Wednesday, 27 November 2013

Slippery when wet......

I had hoped to be able to put off this task until early in the New Year, but having looked through my stock boxes of undressed toy dolls yesterday I was shocked to discover that I didn't have very many left.

So, there's nothing else for it but to roll up my sleeves and gird my loins for an extended period of doll casting.

Last time I did a batch of casting was early summer, and it was hot, which made the job of working with moulds and casting slip marginally more pleasant.  There's not much pleasure to be gleaned from handling cold plaster moulds, and even colder porcelain slip during the winter months.

But first, because the tub of slip has been sitting in my casting cupboard, undisturbed for several months, I had to go through the tedious process of resurrecting it.  Stored slip settles in its container, going thick and gungy at the bottom, with a layer of watery liquid on top.  It is unusable in this state, so it needs to be thoroughly sieved, several times, and stirred to within an inch of its life.

As my slip pot was only about a third full, I also decided to prepare a new batch to add to it, figuring that it was as well to be hung for a sheep as a lamb.

Preparing slip is a messy business.  

Porcelain slip is incredibly slippy and gets absolutely everywhere.  It's cold and slimy and intractable and it takes a long time to make it workable.

The first step is to cover every surface with newspaper, including the floor.  A little slip goes a very l-o-n-g way.

These days, it is supplied in boxes, which hold a heavy duty polythene bag containing 3 litres of slip.

Back in the good old days, slip was always supplied in large, wide-necked plastic tubs, which made the task of pouring and stirring so much easier, but progress has dictated that poly bags are the way forward so this is what you get......

Just as it would do if it were stored in a tub, the slip has settled in the bag, going thick at the bottom and watery towards the top.  However, the bag does have one advantage over a tub as it can be kneaded and pummelled to mix the slip.  This takes some time and is roughly equivalent to a 1 hour upper body workout.  It's much harder work than kneading bread dough but is probably excellent for conditioning bingo wings and flabby bits.

When the bag has been suitably pummelled, its time for the first sieving......

Despite the thorough in-bag pummelling, there are still lots of lumps and gloopy bits that must be removed in order to produce a smooth, creamy slip.

Who would have thought that three and one third litres of porcelain slip would take up so much bowl space?  The old and new slip need to be very thoroughly mixed together as there is likely to be some difference in colour between the two different batches.  So there needs to be about an hour of sieving and mixing, mixing and sieving until every tiny lump is gone and the slip is one homogeneous colour.  It can then be transferred back into the plastic tub and marked with the date. 


Of course, the kitchen then looks like an explosion in a slip factory and it takes another hour to clean all the bowls and tools, taking care not to allow any of the slippy water down the sink as it would settle in the U-bend and completely block the waste pipe.

This is clearly a Bad Thing.

Eventually, after 3 1/2 hours, I have one tub full of super-smooth slip, which will last approximately 18 months or so.  It only takes a few teaspoons of slip cast one tiny doll with its accompanying arms and legs, so a little goes a long way here too.  However, each time I do a new batch of casting, outwith the space of a few weeks, I will have to sieve and stir the slip all over again.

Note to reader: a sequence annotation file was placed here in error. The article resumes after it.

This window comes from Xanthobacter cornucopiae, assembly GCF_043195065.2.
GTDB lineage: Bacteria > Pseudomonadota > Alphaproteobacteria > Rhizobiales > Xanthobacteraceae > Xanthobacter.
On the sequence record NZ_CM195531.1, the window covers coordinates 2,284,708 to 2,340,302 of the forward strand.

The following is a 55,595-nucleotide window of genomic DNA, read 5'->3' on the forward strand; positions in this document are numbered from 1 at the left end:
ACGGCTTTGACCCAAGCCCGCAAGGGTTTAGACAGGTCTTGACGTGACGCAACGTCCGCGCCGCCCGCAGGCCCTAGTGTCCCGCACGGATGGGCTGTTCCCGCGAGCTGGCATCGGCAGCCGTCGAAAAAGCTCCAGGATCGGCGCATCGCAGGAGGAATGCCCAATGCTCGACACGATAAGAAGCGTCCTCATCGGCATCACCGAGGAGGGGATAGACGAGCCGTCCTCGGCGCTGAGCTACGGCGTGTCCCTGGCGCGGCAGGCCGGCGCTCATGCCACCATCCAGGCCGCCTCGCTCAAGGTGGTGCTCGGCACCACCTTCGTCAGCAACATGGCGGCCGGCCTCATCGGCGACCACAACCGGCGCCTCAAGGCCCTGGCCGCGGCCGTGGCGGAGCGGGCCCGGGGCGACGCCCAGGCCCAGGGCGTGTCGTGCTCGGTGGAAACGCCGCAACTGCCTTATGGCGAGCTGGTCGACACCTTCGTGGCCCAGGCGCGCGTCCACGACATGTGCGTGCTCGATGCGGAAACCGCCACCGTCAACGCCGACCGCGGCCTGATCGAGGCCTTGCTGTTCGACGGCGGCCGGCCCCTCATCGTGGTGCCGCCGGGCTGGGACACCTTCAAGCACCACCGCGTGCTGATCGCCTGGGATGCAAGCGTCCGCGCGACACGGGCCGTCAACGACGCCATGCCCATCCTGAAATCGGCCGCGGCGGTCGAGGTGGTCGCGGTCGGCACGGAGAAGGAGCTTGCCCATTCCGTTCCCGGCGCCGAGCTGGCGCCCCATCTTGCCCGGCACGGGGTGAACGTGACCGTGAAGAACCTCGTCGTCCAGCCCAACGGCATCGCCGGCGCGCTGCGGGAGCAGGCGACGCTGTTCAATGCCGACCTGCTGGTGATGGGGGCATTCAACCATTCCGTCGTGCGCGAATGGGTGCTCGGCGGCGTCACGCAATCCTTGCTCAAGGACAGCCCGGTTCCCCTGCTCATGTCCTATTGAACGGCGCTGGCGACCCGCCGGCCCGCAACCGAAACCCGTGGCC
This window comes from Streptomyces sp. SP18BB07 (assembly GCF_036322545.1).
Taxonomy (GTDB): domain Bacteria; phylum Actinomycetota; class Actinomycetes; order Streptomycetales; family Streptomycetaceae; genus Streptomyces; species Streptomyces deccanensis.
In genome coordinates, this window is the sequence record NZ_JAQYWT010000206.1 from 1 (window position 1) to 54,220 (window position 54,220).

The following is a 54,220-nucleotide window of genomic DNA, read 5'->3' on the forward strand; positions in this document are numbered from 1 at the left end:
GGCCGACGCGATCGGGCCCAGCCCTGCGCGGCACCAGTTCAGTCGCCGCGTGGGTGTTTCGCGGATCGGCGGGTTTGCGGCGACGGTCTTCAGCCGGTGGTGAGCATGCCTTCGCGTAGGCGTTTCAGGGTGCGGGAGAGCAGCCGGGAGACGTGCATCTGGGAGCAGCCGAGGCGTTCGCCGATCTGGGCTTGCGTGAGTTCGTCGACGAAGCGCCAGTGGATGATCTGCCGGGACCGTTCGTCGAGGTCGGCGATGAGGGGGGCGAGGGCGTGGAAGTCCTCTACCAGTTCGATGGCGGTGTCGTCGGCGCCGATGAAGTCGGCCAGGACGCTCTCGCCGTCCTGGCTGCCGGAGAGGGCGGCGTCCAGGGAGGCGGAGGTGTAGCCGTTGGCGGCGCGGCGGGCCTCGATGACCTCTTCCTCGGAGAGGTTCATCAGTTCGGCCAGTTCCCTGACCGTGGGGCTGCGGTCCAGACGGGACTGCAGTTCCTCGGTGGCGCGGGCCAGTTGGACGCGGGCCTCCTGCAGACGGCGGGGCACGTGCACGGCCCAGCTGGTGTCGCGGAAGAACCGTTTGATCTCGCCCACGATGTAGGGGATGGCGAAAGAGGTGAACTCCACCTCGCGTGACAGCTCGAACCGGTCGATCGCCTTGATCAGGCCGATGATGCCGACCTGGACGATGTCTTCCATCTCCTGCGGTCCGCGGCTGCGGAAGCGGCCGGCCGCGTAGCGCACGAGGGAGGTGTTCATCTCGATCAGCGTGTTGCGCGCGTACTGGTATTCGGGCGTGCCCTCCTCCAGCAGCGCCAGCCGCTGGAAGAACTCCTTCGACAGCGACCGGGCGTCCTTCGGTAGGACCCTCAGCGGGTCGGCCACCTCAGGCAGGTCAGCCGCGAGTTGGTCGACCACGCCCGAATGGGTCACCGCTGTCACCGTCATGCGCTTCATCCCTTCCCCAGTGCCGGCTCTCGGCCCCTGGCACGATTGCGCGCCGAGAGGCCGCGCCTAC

So, tomorrow morning I can made a start on the first of 15 casting sessions, spread over the next week.

I can hardly wait......

Friday, 22 November 2013

Retail therapy - - -

I think I must be missing the female clothes shopping gene.  I don't mind shopping for stuff for the house, or the caravan, or the garden, or Small Dog, but I HATE shopping for clothes.

I mind it marginally less than I did a year or so ago, having dropped several dress sizes, but it is still mired with difficulties.

Today I set out with the intention of buying a pair of black jeans.  Nothing fancy, nothing expensive nothing out of the ordinary..... just plain bootcut black jeans, size 14 (short).

It's tempting to assume that 90% of the female population of Hastings & St. Leonards are a size 14 as there were absolutely none in my size.  Dozens of pairs size 6-8 and dozens of pairs size 20-28 but not much in between and no 14s at all.

Except for jeggings.


As I'm not at the cutting edge of sartorial elegance I had no idea what jeggings are, but I'm guessing some marketing bod came up with the word to describe a cross between jeans and leggings.  There were racks and racks of them in every conceivable size, from 6 (which is probably the only size they look even remotely good on) up to 28.  

Don't get me wrong.  Having been within a waffer-thin snippet of size 20 years back I know that larger, curvaceous women have an uphill struggle to find flattering clothes that fit.

But jeggings in a size 28..... I ask you?

In the spirit of investigation into this new phenomenon I tried on a pair. 
It wasn't easy.  Just getting them over my ankles required contortions of which a circus performer would be proud.  While struggling to pull them up over my thighs and hips I wondered if they shouldn't come pre-greased to ease them on.

I hasten to add that they were my size and they did fit.  

Sort of.

But they made me look like a burst sausage.  Not a good look.... even for a sausage.

Peeling them off was just as traumatic and I had to sit on the bench in the changing room for several minutes to regain both my breath and equilibrium.  Perhaps that's the point of them..... they're the clothing equivalent of a full body workout.